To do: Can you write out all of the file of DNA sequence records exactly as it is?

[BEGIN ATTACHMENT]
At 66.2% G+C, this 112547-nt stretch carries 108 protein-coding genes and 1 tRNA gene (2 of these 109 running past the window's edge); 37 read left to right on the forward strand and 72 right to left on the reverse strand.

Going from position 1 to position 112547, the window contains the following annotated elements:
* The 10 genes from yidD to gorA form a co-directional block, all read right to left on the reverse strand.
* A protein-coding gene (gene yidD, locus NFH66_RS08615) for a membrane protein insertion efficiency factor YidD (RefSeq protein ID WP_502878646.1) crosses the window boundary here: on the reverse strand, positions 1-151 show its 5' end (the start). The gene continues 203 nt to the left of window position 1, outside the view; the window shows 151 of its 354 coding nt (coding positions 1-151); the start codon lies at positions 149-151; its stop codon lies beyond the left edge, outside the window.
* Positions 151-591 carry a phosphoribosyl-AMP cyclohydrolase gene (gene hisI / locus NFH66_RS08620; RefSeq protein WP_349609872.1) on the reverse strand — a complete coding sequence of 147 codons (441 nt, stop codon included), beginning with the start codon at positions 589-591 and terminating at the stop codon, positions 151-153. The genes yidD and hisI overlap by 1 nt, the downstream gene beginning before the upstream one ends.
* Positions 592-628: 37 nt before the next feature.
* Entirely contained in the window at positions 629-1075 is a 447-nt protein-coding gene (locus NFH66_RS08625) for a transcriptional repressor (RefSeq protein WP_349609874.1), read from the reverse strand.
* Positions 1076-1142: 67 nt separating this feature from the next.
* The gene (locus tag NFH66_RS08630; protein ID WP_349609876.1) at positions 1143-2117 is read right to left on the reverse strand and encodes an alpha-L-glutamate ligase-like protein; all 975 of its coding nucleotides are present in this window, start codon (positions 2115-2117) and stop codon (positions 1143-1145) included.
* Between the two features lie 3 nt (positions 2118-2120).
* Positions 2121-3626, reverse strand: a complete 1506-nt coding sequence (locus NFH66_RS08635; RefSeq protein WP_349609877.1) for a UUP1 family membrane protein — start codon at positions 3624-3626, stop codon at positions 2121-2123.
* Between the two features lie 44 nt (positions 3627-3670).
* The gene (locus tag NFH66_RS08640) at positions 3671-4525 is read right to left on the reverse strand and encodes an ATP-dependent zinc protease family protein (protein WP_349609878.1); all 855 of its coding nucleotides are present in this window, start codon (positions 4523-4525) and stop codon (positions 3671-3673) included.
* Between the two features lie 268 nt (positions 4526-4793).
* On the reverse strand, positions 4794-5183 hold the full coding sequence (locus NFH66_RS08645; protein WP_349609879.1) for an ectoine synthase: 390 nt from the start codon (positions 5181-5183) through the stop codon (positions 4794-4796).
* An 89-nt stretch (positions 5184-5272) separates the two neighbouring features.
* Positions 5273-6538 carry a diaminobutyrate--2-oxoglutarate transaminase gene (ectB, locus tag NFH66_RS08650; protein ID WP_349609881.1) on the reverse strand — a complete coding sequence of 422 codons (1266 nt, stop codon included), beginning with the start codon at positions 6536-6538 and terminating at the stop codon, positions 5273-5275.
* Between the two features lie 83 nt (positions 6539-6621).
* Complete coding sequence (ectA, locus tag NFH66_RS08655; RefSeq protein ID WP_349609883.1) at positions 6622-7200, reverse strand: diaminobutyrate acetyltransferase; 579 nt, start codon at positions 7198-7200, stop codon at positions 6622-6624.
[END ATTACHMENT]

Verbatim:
At 66.2% G+C, this 112547-nt stretch carries 108 protein-coding genes and 1 tRNA gene (2 of these 109 running past the window's edge); 37 read left to right on the forward strand and 72 right to left on the reverse strand.

Going from position 1 to position 112547, the window contains the following annotated elements:
* The 10 genes from yidD to gorA form a co-directional block, all read right to left on the reverse strand.
* A protein-coding gene (gene yidD, locus NFH66_RS08615) for a membrane protein insertion efficiency factor YidD (RefSeq protein ID WP_502878646.1) crosses the window boundary here: on the reverse strand, positions 1-151 show its 5' end (the start). The gene continues 203 nt to the left of window position 1, outside the view; the window shows 151 of its 354 coding nt (coding positions 1-151); the start codon lies at positions 149-151; its stop codon lies beyond the left edge, outside the window.
* Positions 151-591 carry a phosphoribosyl-AMP cyclohydrolase gene (gene hisI / locus NFH66_RS08620; RefSeq protein WP_349609872.1) on the reverse strand — a complete coding sequence of 147 codons (441 nt, stop codon included), beginning with the start codon at positions 589-591 and terminating at the stop codon, positions 151-153. The genes yidD and hisI overlap by 1 nt, the downstream gene beginning before the upstream one ends.
* Positions 592-628: 37 nt before the next feature.
* Entirely contained in the window at positions 629-1075 is a 447-nt protein-coding gene (locus NFH66_RS08625) for a transcriptional repressor (RefSeq protein WP_349609874.1), read from the reverse strand.
* Positions 1076-1142: 67 nt separating this feature from the next.
* The gene (locus tag NFH66_RS08630; protein ID WP_349609876.1) at positions 1143-2117 is read right to left on the reverse strand and encodes an alpha-L-glutamate ligase-like protein; all 975 of its coding nucleotides are present in this window, start codon (positions 2115-2117) and stop codon (positions 1143-1145) included.
* Between the two features lie 3 nt (positions 2118-2120).
* Positions 2121-3626, reverse strand: a complete 1506-nt coding sequence (locus NFH66_RS08635; RefSeq protein WP_349609877.1) for a UUP1 family membrane protein — start codon at positions 3624-3626, stop codon at positions 2121-2123.
* Between the two features lie 44 nt (positions 3627-3670).
* The gene (locus tag NFH66_RS08640) at positions 3671-4525 is read right to left on the reverse strand and encodes an ATP-dependent zinc protease family protein (protein WP_349609878.1); all 855 of its coding nucleotides are present in this window, start codon (positions 4523-4525) and stop codon (positions 3671-3673) included.
* Between the two features lie 268 nt (positions 4526-4793).
* On the reverse strand, positions 4794-5183 hold the full coding sequence (locus NFH66_RS08645; protein WP_349609879.1) for an ectoine synthase: 390 nt from the start codon (positions 5181-5183) through the stop codon (positions 4794-4796).
* An 89-nt stretch (positions 5184-5272) separates the two neighbouring features.
* Positions 5273-6538 carry a diaminobutyrate--2-oxoglutarate transaminase gene (ectB, locus tag NFH66_RS08650; protein ID WP_349609881.1) on the reverse strand — a complete coding sequence of 422 codons (1266 nt, stop codon included), beginning with the start codon at positions 6536-6538 and terminating at the stop codon, positions 5273-5275.
* Between the two features lie 83 nt (positions 6539-6621).
* Complete coding sequence (ectA, locus tag NFH66_RS08655; RefSeq protein ID WP_349609883.1) at positions 6622-7200, reverse strand: diaminobutyrate acetyltransferase; 579 nt, start codon at positions 7198-7200, stop codon at positions 6622-6624.